To be clear: We will still put our excess discretionary income in to a bank account (or taxable investment account). We will continue to save for our future house (and the unexpected headaches that come with homeownership). We will make sure we have enough cash on reserves to take care of our not-yet-conceived children. But mark my words, once we reach our $100,000 goal… you’ll see a whole new side of Ninja ūüôā

I want to marry 68% of you.

An updated throwback that should piss half of you off…

I’ll never understand why some married couples keep their finances separate (yes, that is me quasi-judging some of you). Maybe it’s the traditionalist in me, but when I asked Girl Ninja to marry me, I asked her to marry ALL of me. This includes (but is not limited to) my sense of style, my obsessive compulsive behaviors, my smelly farts, my sucky artwork, and of course my finances.

Before our wedding, I wrote a about how Girl Ninja was not only marrying me, but also my student loan (I think at the time I still owed about $10,000 to Sallie Mae). Whether she liked it or not, my debt was now her debt. A handful of commenters, however, disagreed. They felt that since I had acquired my student loans before I even knew Girl Ninja existed, they were solely my responsibility to pay back. One comment read, “I agree also that GN should have no part of your student loan. That was contracted before your marriage and is solely your obligation.”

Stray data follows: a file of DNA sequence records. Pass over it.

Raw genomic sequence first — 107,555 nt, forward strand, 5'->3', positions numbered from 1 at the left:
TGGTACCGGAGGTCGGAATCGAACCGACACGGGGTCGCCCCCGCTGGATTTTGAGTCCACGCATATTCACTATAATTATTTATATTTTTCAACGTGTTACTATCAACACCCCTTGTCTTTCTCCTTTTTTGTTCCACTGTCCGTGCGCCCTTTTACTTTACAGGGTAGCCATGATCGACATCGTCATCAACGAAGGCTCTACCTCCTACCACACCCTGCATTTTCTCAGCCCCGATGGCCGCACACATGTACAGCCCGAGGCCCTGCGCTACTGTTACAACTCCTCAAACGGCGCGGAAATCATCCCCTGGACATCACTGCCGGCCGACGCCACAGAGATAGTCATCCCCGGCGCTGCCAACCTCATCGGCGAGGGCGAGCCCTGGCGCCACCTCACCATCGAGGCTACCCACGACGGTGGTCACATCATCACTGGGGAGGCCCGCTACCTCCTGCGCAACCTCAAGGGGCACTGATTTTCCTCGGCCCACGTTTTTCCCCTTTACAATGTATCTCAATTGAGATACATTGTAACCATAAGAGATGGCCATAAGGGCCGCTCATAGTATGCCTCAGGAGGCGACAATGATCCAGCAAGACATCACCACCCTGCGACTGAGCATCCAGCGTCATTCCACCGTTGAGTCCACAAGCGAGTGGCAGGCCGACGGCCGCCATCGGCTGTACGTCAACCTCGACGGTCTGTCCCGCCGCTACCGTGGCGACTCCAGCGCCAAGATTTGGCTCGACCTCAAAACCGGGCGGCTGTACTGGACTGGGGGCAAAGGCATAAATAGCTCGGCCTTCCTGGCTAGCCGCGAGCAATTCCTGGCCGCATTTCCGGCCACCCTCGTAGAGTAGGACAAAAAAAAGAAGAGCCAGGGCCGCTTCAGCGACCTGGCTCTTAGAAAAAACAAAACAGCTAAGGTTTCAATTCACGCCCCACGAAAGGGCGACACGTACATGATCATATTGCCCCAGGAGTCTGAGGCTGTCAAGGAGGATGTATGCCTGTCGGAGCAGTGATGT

Alright commenter, I’ll play your game. Going in to the marriage I was making $63,000/year. Girl Ninja was hovering around the poverty line bringing in about $20,000/year. My income was over triple hers. It seems that if I followed the logic of the commenter above and kept our finances separate, I would then have three times as much influence in our financial decisions, or at the very least, should be allowed to spend three times as much on miscellaneous categories like entertainment and dining out. If she has no obligation to my pre-marriage debt, what right does she have to my pre-marriage income? You can’t have your cake and eat it to.

I know Girl Ninja had no legal obligation to my debt, but that doesn’t mean she didn’t have a marital obligation to it. The second she said “I do“, my debts became her debts. My income, became her income. And my love for California burritos, became her love for California burritos…oh wait…not so much on that last one, but you get the point.

I don’t even know how separating finances in a marriage would work. Do you literally say “Alright honey, you need to transfer $50 in to my checking account ’cause I just paid our cell phone bill”? Do rent payments get split right down the middle since you both share space equally or does the larger income earner have to pay a larger portion? How would it have even been possible for me to pay my debts back separately, since any money put towards that debt effects us equally regardless of whether it comes out of my account, her account, or a joint account? What is the point of separating accounts from your spouse?